Pulling away from a stop for the first time, the Vulcan 2000 felt surprisingly controlled . . . tame, even. That is, until you have some room to let the bike stretch its legs a bit. Strong off the bottom, the Vulcan 2000 just keeps building forward momentum until your eyes get a bit wider and your mouth starts to form those words that you tend to say when you are overwhelmed about something . . . like the acceleration from an open-class sportbike. Only your surprise is even greater, because you are straddling a 750 pound cruiser with a wheelbase that seems as long as your pick-up truck, while your butt is only 27.2″ above the asphalt.

Then you try accelerating in the higher gears, such as fourth and fifth gears, and find out that the Vulcan 2000 doesn’t seem to care what gear you are in. The rate of acceleration seems identical to that found in first and second gears. I never had this sensation on another bike. It must have something to do with all that torque. Whatever it is, I like it very much.

While the pulse from 2053cc of v-twin seems to have most deeply affected my psyche, the engine is not the whole story here. Far from it. The Vulcan 2000 package is a good one, and that includes the ergonomics, chassis and handling.

That ultra low seat is firm, but comfortable. It is thoughtfully shaped, and proved a nice perch on a 150 mile day.

The bars and floorboards stretch you out a bit, as they must on bike this long and low, but seem to work well enough once you are used to operating the Vulcan 2000.

Long and low was a design brief from Kawasaki, and it does bring to bear some laws of physics that prevent this bike from handling like most standard motorcycles. You never forget how big and long the Vulcan 2000 is, but Kawasaki did a good job of achieving a level of nimbleness, nevertheless.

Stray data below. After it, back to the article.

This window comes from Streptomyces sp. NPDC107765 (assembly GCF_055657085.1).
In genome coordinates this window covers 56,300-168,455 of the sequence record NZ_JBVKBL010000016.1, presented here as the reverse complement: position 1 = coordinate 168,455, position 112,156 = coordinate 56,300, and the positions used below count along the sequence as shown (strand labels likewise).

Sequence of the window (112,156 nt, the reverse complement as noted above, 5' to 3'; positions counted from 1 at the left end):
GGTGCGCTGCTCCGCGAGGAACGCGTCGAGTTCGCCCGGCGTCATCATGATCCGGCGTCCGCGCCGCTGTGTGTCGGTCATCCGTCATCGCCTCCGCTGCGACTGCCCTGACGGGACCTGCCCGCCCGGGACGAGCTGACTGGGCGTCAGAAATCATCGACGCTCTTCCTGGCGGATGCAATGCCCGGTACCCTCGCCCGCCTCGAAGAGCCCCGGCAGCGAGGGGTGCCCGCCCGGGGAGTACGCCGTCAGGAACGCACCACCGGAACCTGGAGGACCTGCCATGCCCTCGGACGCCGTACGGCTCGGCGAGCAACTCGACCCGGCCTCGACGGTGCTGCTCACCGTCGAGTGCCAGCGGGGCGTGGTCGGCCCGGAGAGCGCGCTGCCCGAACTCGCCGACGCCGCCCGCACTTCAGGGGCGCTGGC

Lifting the Vulcan 2000 off its low side stand (too low, really) requires a fair amount of muscle. Like a Gold Wing with a broken reverse gear, you learn not to park the Vulcan 2000 face-in to a parking space with a downward slope. Maneuvering the bike at low speeds requires some deft use of the clutch and brake, as well.

Once underway, however, the Vulcan 2000 handles remarkably well. By experimenting with fork offset, rake and trail, Kawasaki came up with a very stable motorcycle that nevertheless steers with little effort on the wide bars.

Although I initially felt the Vulcan 2000 would run wide on corner exits, I eventually felt in tune with the bike’s handling, and found cornering a joy. Scraping the floorboards on both sides (the bike has about the same ground clearance you will find on most cruisers) became a common occurrence, without drama.

Things we didn’t like? First gear is too short. With this much torque, first gear seemed to disappear in an instant, with a bounce off the rev limiter. There is so much chrome over the headlight, cascading over the base of the handlebars, that the sun too frequently finds an angle to bounce into your eyes. Finally, as we mentioned earlier, the kickstand seems shorter than it needs to be, exaggerating the weight of the bike

We never got to ride the bike at night, so we can’t comment on the trick headlight (featuring three projector low beams, and a single high beam), but it is reportedly quite bright.

Although you will have to decide for yourself whether you like the look of the unique headlight, the Vulcan 2000 is an imposing presence, which is finely detailed, and well finished. From its massive 49mm forks to its 200mm rear tire, the Vulcan 2000 represents a flagship for Kawasaki. At a U.S. MSRP of $14,499, it is a lot of motorcycle in every sense. Production bikes should be at your dealer shortly. Take a look at Kawasaki’s web site for additional details and specifications.